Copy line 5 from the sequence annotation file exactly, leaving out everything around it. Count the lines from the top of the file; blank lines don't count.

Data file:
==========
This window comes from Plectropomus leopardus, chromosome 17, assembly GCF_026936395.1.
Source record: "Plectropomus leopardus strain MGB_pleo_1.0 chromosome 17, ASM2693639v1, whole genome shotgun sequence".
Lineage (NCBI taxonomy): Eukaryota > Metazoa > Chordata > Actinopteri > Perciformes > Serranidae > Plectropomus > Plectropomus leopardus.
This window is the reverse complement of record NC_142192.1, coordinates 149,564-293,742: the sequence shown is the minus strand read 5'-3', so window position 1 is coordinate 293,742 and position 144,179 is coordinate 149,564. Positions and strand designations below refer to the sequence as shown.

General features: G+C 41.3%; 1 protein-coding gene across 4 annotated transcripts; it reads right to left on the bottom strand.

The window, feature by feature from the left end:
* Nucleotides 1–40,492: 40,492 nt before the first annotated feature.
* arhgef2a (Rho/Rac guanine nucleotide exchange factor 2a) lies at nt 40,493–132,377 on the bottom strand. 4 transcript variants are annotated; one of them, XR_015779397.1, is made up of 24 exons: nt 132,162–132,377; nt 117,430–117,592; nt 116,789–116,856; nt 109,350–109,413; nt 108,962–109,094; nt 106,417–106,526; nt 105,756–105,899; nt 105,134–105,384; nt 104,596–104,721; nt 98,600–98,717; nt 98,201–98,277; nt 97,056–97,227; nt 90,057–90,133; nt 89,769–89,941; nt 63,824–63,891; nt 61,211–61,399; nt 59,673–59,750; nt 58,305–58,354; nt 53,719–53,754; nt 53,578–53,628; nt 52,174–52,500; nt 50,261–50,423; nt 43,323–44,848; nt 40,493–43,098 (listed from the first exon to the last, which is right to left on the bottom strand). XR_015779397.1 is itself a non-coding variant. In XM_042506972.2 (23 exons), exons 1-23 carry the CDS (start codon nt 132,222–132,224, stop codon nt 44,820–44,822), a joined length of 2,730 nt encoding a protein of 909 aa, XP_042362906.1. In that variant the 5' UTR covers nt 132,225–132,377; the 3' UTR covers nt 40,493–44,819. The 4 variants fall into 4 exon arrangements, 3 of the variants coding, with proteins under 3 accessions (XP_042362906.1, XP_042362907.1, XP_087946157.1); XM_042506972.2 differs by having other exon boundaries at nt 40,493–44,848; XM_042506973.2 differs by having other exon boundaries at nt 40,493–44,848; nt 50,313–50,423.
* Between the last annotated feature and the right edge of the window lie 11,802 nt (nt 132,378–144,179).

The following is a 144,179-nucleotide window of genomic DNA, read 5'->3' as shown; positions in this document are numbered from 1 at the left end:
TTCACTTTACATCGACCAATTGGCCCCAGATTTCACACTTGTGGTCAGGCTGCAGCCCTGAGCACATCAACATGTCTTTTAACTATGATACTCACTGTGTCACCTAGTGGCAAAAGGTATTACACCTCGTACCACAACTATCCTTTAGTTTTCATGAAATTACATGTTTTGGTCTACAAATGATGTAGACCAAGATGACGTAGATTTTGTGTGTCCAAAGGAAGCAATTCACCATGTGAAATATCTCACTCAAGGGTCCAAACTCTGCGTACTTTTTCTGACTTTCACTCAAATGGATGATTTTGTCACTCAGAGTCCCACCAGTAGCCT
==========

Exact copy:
General features: G+C 41.3%; 1 protein-coding gene across 4 annotated transcripts; it reads right to left on the bottom strand.